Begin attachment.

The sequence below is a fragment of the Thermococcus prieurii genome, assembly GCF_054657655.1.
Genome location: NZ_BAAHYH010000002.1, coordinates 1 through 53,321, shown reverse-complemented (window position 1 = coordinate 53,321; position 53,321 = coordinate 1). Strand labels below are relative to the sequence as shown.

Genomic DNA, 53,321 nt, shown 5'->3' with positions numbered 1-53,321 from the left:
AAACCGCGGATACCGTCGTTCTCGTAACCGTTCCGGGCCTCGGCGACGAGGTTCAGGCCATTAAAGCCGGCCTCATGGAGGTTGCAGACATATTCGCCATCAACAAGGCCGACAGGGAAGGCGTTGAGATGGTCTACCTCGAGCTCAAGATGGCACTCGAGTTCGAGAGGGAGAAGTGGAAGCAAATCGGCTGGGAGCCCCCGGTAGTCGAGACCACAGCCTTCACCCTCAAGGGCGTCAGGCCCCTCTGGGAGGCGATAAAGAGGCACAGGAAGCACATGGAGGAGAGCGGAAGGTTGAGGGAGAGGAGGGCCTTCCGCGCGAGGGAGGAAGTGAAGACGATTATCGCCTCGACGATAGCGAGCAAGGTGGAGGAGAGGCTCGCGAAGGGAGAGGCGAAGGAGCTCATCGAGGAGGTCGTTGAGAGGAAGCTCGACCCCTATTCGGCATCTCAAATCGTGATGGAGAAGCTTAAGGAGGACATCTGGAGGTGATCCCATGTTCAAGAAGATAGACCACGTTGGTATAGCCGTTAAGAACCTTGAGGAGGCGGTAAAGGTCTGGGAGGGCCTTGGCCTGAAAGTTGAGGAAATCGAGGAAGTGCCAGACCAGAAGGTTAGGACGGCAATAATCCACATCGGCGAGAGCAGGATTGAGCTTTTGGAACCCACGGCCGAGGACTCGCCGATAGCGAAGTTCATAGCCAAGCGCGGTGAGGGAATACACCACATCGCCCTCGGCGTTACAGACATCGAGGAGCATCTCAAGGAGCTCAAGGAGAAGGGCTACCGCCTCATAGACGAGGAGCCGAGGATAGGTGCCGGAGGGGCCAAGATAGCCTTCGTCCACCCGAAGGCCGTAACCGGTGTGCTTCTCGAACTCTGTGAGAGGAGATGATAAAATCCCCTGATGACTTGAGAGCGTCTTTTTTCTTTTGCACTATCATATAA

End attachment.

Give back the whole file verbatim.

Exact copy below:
The sequence below is a fragment of the Thermococcus prieurii genome, assembly GCF_054657655.1.
Genome location: NZ_BAAHYH010000002.1, coordinates 1 through 53,321, shown reverse-complemented (window position 1 = coordinate 53,321; position 53,321 = coordinate 1). Strand labels below are relative to the sequence as shown.

Genomic DNA, 53,321 nt, shown 5'->3' with positions numbered 1-53,321 from the left:
AAACCGCGGATACCGTCGTTCTCGTAACCGTTCCGGGCCTCGGCGACGAGGTTCAGGCCATTAAAGCCGGCCTCATGGAGGTTGCAGACATATTCGCCATCAACAAGGCCGACAGGGAAGGCGTTGAGATGGTCTACCTCGAGCTCAAGATGGCACTCGAGTTCGAGAGGGAGAAGTGGAAGCAAATCGGCTGGGAGCCCCCGGTAGTCGAGACCACAGCCTTCACCCTCAAGGGCGTCAGGCCCCTCTGGGAGGCGATAAAGAGGCACAGGAAGCACATGGAGGAGAGCGGAAGGTTGAGGGAGAGGAGGGCCTTCCGCGCGAGGGAGGAAGTGAAGACGATTATCGCCTCGACGATAGCGAGCAAGGTGGAGGAGAGGCTCGCGAAGGGAGAGGCGAAGGAGCTCATCGAGGAGGTCGTTGAGAGGAAGCTCGACCCCTATTCGGCATCTCAAATCGTGATGGAGAAGCTTAAGGAGGACATCTGGAGGTGATCCCATGTTCAAGAAGATAGACCACGTTGGTATAGCCGTTAAGAACCTTGAGGAGGCGGTAAAGGTCTGGGAGGGCCTTGGCCTGAAAGTTGAGGAAATCGAGGAAGTGCCAGACCAGAAGGTTAGGACGGCAATAATCCACATCGGCGAGAGCAGGATTGAGCTTTTGGAACCCACGGCCGAGGACTCGCCGATAGCGAAGTTCATAGCCAAGCGCGGTGAGGGAATACACCACATCGCCCTCGGCGTTACAGACATCGAGGAGCATCTCAAGGAGCTCAAGGAGAAGGGCTACCGCCTCATAGACGAGGAGCCGAGGATAGGTGCCGGAGGGGCCAAGATAGCCTTCGTCCACCCGAAGGCCGTAACCGGTGTGCTTCTCGAACTCTGTGAGAGGAGATGATAAAATCCCCTGATGACTTGAGAGCGTCTTTTTTCTTTTGCACTATCATATAA